LHC officially inaugurated

28 October 2008

The "family photo"

The French-Swiss border near Meyrin flooded with police Tuesday last week, for the protection of the heads of state and ministers who came to CERN for the LHC Inauguration event on October 21st. According to Bernard Lebegue of ATLAS safety, the Swiss sent 300 officers, and the French sent 700, an army complete with snipers hidden away to intervene if necessary. 

However, the celebration was as peaceful as it was educational. Many delegations started their mornings with a visit to one of the four experimental halls. Delegations from Japan, Romania, Turkey, Norway, Poland, Austria, Greece, Israel, and the US all went underground at ATLAS as well as touring the control room and the first part of the tunnel.

“This morning part in ATLAS was by far the most useful,” said Deputy Spokesperson Steinar Stapnes. Unlike the busier and more structured periods in the afternoon, he had more time to explain ideas and instruments as well as answer questions.

The view of the control room highlighted CERN’s role as an excellent “training ground for young physicists”, as Steinar put it.

Spokesperson Peter Jenni agrees: “One thing [political visitors] always say is that they enjoy to see a lot of young people in action.”

Peter couldn’t help smiling at the US and Japanese delegations as they took the opportunity to pose in front of the final focusing magnets, which bear the logos of both Fermilab and KEK along with national flags. Guess where they like to stand for the photo...

On the tour route, the delegations left the elevator to enter an exhibition organized by Michael Barnett, who says that it “was a big success with the nine delegations that came through.  Some lingered for 20 minutes or so.” The ATLAS scroll pens, which contain a tiny pull-out explanation of the experiment, were very popular, and they had to send people across the closed Route de Meyrin to get more from building 40.

The delegations arrived at SM 18 in the early afternoon for the ceremony. Caterers patrolled with beverages, and molecular chefs prepared delicacies such as the popular liquid nitrogen ice cream. Physicists on all levels were available to explain the various exhibits.

Some tables deconstructed the LHC magnets and parts of the detectors. The ATLAS stand boasted a microscope to give attendees a detailed look at a pixel module. A mock tunnel housed dipole magnets, with posters of explanation hung on the outside, and screens brought the building of the detectors alive with animations.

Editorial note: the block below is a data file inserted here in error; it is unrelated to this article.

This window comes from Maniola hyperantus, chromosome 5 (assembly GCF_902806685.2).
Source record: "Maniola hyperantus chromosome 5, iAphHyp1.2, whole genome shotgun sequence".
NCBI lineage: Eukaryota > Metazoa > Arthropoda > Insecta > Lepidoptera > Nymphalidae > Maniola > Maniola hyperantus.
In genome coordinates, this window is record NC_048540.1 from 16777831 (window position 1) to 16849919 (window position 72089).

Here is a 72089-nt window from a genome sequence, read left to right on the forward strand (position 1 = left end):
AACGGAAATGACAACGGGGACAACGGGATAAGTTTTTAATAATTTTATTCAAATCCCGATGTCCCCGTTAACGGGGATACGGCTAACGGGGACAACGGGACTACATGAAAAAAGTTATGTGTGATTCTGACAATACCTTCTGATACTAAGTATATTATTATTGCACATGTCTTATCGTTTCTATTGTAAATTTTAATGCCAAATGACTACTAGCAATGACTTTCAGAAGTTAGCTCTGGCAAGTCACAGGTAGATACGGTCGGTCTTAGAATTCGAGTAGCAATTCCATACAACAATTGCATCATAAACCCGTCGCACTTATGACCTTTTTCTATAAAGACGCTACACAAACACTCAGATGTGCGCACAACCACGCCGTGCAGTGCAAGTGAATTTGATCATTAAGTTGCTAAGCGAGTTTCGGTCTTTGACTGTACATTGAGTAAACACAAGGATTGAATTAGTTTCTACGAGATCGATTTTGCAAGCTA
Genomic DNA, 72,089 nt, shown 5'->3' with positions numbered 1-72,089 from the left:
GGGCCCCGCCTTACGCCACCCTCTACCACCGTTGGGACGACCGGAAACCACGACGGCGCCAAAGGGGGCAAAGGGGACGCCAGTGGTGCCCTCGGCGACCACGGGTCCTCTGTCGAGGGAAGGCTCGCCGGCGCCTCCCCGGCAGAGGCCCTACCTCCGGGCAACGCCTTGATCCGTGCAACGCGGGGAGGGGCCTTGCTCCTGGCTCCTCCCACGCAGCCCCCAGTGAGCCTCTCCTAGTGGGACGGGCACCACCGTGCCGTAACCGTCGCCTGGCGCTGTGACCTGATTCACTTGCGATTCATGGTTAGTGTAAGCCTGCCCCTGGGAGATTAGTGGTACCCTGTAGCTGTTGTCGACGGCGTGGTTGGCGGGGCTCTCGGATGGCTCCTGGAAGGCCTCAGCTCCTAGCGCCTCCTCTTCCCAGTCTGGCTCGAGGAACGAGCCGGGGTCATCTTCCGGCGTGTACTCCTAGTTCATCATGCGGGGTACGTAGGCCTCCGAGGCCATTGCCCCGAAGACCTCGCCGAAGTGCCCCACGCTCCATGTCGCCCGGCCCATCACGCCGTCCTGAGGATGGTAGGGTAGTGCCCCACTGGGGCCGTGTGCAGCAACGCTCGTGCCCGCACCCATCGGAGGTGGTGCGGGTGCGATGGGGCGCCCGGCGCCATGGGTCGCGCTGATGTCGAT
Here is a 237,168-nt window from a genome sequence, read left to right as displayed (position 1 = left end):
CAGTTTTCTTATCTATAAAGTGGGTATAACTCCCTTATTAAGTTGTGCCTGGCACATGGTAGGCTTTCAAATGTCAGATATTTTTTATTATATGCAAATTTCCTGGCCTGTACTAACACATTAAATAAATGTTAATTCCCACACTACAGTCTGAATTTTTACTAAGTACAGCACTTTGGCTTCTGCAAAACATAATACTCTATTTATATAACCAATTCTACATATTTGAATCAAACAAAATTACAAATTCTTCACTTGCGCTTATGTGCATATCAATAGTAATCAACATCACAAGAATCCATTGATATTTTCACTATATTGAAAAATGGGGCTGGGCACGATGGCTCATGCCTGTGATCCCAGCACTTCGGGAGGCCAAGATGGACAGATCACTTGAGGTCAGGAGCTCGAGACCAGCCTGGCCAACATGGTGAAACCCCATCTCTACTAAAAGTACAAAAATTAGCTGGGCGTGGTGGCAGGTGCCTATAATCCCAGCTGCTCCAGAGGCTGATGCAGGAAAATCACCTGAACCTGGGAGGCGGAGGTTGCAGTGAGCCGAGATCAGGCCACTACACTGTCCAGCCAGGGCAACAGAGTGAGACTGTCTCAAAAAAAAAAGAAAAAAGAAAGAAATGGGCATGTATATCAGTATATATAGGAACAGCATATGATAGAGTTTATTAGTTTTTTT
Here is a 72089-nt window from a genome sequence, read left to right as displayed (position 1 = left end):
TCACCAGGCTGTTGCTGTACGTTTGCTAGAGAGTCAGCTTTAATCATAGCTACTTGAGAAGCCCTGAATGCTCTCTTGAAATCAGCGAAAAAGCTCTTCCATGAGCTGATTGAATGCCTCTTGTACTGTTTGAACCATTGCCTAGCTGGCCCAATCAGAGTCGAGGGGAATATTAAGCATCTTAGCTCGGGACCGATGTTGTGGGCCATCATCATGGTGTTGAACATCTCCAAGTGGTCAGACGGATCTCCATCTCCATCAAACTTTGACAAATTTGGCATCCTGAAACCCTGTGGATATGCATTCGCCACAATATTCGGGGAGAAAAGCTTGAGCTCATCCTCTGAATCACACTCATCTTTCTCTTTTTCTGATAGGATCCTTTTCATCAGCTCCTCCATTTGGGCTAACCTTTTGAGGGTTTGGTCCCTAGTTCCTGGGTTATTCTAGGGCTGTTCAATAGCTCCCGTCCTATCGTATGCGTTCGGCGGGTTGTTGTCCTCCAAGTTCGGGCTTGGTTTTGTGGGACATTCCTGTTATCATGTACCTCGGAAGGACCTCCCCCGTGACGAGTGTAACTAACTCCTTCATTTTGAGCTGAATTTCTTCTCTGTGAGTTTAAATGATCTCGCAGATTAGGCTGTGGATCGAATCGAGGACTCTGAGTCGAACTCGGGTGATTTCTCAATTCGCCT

The ceremony was conducted in multiple languages, mainly French and English, but Annette Schavan, Federal Minister of Education and Research of Germany threw in her native tongue. François Fillon, Prime Minister of the French Republic, and Pascal Couchepin, President of the Swiss Confederation, were among the esteemed guests who spoke highly of CERN’s role in the scientific world.

Each representative of the member states signed a guest book before sitting back to enjoy Frans Lanting’s “Origins”, which merged images that took the audience from the big bang to the present day with a lively classical score, played by the distinguished Orchestre de la Suisse Romande sitting below the three large screens.

After the close of the ceremony, the Canadian Ambassador to Switzerland hosted a reception for all Canadians working at CERN. Officials from Canadian funding agencies, as well as LHC Project Leader Lyn Evans, attended the reception in downtown Geneva. That didn't stop Lyn Evans from later attending LHC Fest, the after-party held in SM 18. He even joined in as a back-up dancer for the LHC rap, performed in between the shows by the popular Cernettes and Cannettes.

“I think people in general enjoyed this event,” said Deputy Spokesperson Fabiola Giannotti.  “It showed the fact that really, CERN is a worldwide lab.”


Katie McAlpine

ATLAS e-News